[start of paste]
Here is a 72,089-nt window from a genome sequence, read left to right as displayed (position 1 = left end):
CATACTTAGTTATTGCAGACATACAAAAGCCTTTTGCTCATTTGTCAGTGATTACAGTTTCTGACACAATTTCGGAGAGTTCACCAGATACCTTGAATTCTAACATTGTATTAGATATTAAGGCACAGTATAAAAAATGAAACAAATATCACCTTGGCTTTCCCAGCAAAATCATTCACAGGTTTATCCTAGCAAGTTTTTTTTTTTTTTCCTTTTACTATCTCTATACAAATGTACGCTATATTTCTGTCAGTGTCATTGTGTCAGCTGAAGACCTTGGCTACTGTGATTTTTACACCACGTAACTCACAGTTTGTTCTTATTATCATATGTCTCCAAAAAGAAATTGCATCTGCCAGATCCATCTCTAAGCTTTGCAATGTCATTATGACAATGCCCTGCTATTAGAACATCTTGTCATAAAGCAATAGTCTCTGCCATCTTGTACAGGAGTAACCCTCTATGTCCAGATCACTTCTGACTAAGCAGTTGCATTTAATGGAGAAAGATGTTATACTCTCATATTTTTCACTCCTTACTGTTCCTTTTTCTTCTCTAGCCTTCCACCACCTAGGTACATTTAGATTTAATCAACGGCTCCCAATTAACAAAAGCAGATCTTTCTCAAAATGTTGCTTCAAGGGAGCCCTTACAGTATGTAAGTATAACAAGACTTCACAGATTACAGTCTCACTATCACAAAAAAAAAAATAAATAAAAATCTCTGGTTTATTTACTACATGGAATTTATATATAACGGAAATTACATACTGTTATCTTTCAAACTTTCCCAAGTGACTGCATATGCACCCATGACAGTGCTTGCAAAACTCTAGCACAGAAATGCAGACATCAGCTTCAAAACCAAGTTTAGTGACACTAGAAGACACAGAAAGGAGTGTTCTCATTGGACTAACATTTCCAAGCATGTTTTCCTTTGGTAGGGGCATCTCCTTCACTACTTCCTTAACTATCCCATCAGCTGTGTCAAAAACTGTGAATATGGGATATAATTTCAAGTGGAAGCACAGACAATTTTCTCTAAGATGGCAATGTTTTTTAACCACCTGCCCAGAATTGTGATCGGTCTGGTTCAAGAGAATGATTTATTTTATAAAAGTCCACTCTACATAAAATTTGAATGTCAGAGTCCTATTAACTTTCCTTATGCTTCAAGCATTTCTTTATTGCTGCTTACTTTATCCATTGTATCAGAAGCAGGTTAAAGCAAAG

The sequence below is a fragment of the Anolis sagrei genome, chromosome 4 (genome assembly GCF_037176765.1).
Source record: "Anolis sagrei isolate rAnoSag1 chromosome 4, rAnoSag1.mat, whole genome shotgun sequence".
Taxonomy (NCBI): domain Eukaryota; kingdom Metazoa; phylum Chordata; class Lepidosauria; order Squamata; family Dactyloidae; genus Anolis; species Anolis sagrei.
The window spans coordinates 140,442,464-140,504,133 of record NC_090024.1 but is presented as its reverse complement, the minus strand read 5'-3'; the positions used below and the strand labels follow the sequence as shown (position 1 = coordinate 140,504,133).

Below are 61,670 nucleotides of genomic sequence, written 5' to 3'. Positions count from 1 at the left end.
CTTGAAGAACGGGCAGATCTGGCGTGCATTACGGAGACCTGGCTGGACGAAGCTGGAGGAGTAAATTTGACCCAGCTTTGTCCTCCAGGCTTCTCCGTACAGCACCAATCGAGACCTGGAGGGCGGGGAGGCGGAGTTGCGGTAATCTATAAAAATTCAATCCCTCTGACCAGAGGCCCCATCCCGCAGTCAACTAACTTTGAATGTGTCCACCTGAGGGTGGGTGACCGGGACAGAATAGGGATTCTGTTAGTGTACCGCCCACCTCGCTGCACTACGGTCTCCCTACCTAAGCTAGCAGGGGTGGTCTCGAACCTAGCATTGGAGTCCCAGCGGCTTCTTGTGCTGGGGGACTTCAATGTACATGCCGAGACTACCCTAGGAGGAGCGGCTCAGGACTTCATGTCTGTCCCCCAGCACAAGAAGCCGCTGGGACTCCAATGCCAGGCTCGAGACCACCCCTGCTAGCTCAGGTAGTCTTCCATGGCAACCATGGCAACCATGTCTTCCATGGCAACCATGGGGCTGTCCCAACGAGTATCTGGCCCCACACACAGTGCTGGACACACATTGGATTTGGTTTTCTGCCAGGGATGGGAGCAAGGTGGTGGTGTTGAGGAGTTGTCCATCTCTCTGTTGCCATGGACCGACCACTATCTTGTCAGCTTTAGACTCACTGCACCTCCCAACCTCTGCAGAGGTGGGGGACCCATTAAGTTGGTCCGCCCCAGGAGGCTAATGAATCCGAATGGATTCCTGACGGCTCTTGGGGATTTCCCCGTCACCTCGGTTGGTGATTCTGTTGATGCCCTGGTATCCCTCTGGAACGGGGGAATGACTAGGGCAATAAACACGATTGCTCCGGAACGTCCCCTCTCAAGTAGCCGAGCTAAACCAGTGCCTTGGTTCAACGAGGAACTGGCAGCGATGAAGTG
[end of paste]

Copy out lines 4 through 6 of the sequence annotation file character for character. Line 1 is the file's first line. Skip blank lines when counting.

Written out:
Source record: "Anolis sagrei isolate rAnoSag1 chromosome 4, rAnoSag1.mat, whole genome shotgun sequence".
Taxonomy (NCBI): domain Eukaryota; kingdom Metazoa; phylum Chordata; class Lepidosauria; order Squamata; family Dactyloidae; genus Anolis; species Anolis sagrei.
The window spans coordinates 140,442,464-140,504,133 of record NC_090024.1 but is presented as its reverse complement, the minus strand read 5'-3'; the positions used below and the strand labels follow the sequence as shown (position 1 = coordinate 140,504,133).